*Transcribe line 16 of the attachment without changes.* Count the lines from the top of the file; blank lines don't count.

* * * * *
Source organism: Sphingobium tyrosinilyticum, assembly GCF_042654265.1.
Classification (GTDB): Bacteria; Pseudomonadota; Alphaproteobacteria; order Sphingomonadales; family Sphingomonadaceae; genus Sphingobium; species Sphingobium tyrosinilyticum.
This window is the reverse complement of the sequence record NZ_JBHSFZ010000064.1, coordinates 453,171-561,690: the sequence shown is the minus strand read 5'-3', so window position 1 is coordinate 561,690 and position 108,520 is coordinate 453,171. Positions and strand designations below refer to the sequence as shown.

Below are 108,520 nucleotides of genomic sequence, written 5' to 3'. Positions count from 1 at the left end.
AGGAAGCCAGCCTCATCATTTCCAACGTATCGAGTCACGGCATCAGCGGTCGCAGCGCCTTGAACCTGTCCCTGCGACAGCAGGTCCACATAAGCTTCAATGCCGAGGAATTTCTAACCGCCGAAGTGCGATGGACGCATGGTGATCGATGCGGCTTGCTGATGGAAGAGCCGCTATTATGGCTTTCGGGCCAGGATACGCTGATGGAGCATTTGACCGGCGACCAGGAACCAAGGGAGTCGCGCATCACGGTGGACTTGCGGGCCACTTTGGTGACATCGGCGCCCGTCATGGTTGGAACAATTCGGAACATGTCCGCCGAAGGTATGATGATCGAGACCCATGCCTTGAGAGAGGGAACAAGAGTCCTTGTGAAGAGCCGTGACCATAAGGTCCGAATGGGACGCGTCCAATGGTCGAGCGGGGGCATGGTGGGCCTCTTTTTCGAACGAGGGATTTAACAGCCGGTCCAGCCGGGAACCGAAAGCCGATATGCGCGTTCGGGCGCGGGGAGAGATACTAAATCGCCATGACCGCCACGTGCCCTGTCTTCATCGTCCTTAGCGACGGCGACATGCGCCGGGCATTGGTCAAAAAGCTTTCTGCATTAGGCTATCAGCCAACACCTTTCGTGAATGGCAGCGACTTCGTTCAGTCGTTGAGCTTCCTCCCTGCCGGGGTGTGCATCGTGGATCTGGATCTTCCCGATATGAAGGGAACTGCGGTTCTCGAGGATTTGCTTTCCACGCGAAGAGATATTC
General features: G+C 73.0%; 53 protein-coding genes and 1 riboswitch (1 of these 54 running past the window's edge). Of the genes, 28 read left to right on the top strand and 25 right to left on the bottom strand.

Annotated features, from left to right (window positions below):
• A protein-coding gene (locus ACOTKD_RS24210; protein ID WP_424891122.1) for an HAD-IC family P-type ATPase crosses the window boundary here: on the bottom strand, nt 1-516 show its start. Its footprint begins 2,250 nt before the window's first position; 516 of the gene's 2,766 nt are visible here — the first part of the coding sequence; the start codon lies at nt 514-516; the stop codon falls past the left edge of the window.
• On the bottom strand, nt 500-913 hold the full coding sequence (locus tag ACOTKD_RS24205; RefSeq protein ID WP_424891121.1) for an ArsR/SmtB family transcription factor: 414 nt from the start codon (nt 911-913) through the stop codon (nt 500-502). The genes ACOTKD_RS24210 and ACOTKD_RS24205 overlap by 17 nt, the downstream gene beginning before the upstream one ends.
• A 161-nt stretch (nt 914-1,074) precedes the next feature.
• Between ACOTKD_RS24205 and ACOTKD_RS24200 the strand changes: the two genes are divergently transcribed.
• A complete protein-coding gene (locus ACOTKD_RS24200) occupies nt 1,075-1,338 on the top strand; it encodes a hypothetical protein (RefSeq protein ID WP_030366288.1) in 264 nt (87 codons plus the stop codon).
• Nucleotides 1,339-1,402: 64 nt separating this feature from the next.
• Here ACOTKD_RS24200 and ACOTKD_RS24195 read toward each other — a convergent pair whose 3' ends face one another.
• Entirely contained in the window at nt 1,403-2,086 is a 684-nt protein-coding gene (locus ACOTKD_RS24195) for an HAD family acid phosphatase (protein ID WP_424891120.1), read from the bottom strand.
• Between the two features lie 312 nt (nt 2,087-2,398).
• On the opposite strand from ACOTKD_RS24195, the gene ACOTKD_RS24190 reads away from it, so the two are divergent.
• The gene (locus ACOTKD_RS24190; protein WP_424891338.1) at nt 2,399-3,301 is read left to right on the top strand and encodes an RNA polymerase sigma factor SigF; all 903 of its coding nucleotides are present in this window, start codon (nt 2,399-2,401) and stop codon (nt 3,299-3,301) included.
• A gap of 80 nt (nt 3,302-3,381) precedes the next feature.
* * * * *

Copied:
• Between the two features lie 312 nt (nt 2,087-2,398).